1994 29¢ Legends of the West
· Corrected version of the famed Legends of the West error sheet
· First sheet in the Classic Collection Series
Stamp Category: Commemorative
Set: Legends of the West
Value: 29¢, rate for first-class mail
First Day of Issue: October 18, 1994
First Day Cities: Tucson, Arizona; Lawton, Oklahoma; Laramie, Wyoming
Quantity Issued: 385,656,000
Printed by: Stamp Venturers
Printing Method: Photogravure
Format: Panes of 20 in sheets of 120
Perforations: 10.2 x 10.1
Why the stamps were issued: The Legends of the West sheet was the first issue in the Classic Collection Series. It was developed from an idea to honor “Western Americana.”
About the stamp designs: Stamp artist Mark Hess spent nearly two years working on these stamps. He used a wide variety of sources as inspiration for his paintings…
Home on The Range (#2869a) – This was one of the original sketches Hess made before the stamp set was expanded to a sheet of 20. It was originally titled “Horse Handling/Cattle Herding” and was based on an old West show poster.
Buffalo Bill (#2869b) – Hess worked from multiple photographs to create the photo of the famed showman and placed him before a scene of buttes. Buffalo Bill Cody had previously been honored on a 1988 Great Americans stamp, #2177.
Jim Bridger (#2869c) – For the Jim Bridger portrait, Hess studied the best available photograph of the legendary mountain man. However, Bridger was older and gaunt in the photo, and the USPS wanted to honor these people at the time they were most famous. So Hess made changes to make him burlier and look more as he did as a young man. He was pictured in front of a forest scene with sunlight shining between the leaves.
Annie Oakley (#2869d) – The Annie Oakley Foundation in Greenville, Ohio had long campaigned for the sharpshooter to be honored with a postage stamp. Though they had hoped she would be honored in the Great Americans Series, alongside her contemporaries Buffalo Bill Code and Sitting Bull. Hess said that Oakley’s portrait was the easiest and only took four days. He used several photos and posters from Buffalo Bill’s Wild West show for inspiration.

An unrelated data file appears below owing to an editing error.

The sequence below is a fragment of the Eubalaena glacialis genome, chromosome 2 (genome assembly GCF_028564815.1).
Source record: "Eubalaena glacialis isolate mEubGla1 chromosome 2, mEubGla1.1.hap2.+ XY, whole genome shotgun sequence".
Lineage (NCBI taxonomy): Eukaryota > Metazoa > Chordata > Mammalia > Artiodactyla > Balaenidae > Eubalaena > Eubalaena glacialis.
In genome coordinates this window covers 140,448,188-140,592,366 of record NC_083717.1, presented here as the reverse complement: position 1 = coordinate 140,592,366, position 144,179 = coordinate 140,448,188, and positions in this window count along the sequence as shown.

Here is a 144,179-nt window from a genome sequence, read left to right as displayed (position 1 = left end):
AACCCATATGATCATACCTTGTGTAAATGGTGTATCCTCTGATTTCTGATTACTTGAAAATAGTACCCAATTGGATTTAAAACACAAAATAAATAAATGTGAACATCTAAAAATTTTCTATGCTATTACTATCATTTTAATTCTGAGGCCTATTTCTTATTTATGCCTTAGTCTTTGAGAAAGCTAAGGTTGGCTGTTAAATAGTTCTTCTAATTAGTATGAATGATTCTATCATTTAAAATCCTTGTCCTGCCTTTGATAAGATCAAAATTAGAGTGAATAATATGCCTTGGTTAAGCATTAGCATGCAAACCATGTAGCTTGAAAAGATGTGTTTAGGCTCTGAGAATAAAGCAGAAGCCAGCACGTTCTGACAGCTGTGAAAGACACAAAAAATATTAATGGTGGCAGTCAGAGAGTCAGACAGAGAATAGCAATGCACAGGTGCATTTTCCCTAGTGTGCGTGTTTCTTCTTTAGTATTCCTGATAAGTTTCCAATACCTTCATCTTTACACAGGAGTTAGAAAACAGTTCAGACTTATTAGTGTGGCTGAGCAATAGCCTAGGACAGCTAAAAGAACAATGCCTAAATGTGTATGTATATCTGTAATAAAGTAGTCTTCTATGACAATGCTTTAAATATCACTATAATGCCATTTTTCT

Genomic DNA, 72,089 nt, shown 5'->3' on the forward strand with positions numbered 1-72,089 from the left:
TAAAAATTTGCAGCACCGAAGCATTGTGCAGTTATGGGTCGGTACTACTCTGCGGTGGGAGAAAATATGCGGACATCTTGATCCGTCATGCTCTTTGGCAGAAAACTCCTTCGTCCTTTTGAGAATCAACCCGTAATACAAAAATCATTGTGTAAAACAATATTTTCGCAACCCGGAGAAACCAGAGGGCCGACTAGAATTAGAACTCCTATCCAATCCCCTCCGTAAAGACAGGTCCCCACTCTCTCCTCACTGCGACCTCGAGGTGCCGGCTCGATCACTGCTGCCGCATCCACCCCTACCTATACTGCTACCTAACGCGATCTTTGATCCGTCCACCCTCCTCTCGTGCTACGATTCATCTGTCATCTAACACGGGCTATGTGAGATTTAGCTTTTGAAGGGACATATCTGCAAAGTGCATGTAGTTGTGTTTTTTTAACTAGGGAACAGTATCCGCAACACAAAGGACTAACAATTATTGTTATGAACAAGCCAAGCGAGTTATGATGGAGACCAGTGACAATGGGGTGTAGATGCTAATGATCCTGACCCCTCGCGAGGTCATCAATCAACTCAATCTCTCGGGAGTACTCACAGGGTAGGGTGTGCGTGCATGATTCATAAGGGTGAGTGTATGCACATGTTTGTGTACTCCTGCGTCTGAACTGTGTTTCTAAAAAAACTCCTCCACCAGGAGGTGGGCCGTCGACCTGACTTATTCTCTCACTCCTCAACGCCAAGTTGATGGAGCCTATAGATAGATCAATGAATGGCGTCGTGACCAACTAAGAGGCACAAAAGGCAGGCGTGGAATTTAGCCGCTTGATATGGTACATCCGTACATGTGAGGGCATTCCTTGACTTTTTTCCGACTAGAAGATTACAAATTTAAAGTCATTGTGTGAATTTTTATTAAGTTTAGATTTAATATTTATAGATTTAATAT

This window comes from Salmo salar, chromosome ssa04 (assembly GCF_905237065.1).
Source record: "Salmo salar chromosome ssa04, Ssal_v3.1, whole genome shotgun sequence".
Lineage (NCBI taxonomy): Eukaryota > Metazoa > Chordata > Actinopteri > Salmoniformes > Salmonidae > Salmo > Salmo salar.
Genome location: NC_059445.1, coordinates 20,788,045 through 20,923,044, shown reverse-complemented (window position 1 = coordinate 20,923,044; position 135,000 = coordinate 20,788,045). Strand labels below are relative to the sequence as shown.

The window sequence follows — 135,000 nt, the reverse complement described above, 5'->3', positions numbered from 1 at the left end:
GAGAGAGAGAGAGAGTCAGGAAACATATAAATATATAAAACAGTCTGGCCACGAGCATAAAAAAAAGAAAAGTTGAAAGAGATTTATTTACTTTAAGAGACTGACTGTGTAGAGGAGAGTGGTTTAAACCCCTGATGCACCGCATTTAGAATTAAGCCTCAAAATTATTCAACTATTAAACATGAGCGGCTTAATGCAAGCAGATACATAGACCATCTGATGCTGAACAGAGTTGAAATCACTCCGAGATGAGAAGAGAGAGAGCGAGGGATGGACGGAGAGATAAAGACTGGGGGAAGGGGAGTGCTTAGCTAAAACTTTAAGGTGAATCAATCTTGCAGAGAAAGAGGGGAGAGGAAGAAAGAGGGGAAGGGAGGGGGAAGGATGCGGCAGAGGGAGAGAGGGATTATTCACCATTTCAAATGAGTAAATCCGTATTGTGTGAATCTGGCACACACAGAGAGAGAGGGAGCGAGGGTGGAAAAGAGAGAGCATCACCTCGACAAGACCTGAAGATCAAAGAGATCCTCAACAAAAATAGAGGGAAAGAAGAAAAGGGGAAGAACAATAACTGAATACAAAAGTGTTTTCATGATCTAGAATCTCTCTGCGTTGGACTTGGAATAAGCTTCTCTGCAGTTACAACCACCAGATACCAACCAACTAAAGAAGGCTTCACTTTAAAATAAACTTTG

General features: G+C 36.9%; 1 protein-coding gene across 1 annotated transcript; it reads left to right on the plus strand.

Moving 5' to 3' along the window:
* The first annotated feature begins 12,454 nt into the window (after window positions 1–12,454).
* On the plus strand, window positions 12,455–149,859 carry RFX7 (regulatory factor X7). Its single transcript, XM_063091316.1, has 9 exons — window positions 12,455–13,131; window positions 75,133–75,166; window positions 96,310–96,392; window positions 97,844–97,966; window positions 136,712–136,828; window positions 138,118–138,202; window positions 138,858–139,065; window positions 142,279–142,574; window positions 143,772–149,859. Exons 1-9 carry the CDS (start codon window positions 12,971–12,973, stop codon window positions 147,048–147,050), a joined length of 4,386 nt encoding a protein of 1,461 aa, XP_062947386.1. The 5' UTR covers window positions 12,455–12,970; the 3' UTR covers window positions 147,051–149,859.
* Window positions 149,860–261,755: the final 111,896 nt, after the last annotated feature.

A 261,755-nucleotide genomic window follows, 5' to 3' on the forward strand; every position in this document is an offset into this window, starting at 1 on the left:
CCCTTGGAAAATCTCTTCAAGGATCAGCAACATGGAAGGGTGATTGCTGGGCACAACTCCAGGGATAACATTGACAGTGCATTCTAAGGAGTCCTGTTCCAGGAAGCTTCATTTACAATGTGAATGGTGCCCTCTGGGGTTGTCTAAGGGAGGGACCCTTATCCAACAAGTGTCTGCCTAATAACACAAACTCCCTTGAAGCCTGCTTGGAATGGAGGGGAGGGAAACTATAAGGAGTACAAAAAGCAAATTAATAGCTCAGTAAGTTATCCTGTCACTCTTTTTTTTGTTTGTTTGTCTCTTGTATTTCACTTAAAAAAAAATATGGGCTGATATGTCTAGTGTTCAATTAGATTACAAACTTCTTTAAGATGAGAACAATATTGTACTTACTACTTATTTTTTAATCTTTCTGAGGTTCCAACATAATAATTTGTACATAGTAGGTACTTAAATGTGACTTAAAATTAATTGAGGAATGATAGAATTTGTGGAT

Native American Culture (#2869e) – This stamp image was based on an old lithograph by Charles Bodmer depicting the Minnetaree warrior Phriska-Rhupa in the middle of the Dog Dance. The stamp also includes a prairie scene, teepees, peace pipes, and an Indian painting.
Chief Joseph (#2869f) – Chief Joseph’s portrait was based on several different images, though much of it was taken from an 1878 photo. Chief Joseph was also previously pictured on #1364.
Bill Pickett (#2869g) – The corrected Bill Pickett stamp was largely based on a movie poster for the 1923 film The Bull-Dogger. The original error stamp featured a portrait of Bill’s brother Ben, which had been erroneously cited to be of Bill for many years and in many books and other publications.
Bat Masterson (#2869h) – The Bat Masterson portrait pictures the lawman in a black coat, vest, and bowler hat, as he was seen in photographs from the 1880s. And while many of the other people on the sheet are pictured in the wilderness, Masterson is shown in front of a building, as if in a frontier town.
John Fremont (#2869i) – The portrait of John Fremont was taken from an engraving made in 1861. It pictures the general in his blue Army uniform carrying a sword, with mountains in the background. Fremont had previously been featured on an 1898 Trans-Mississippi stamp, #288.
Wyatt Earp (#2869j) – The portrait of Wyatt Earp was based in part on a photograph taken in the 1870s. The different elements – a volunteer fireman’s blouse, cowboy bandana, Stetson hat, and badge – were taken from other photos. Some criticized the combination, but others said it “provided a remarkable likeness of Marshal Earp, tailored to the role that made him a true legend of the West.”
Nellie Cashman (#2869k) – Nellie Cashman’s portrait was based on an 1880s painting made by a Chinese cook who worked for her. The Cowtown in the background was generic, though citizens of Tombstone thought it was meant to be their town and said it wasn’t accurate.
Charles Goodnight (#2869l) – The portrait of Charles Goodnight was based on a 1911 photo of the businessman. He’s pictured with a herd of cattle and a mountain scene taken from a painting that once hung in Goodnight’s own ranch.
Geronimo (#2869m) – The Geronimo stamp was based on one of the most well-known photos of the Apache warrior, taken in 1884. He’s pictured in front of a forest and mountain, though some said this was incorrect as he was a “desert Indian,” but Hess believed his background was accurate.
Kit Carson (#2869n) – The Kit Carson stamp pictures the trailblazer and mountain man wearing a fur cap and fur-lined collar, holding a rifle and powder horn. Hess based the background on a photograph of a mountain and waterfall.
Wild Bill Hickock (#2869o) – Wild Bill Hickok’s portrait was based on a photo taken around 1873. While he was originally painted holding a six-shooter, Hess eventually changed it to a handful of cards, depicting his well-known habit of gambling.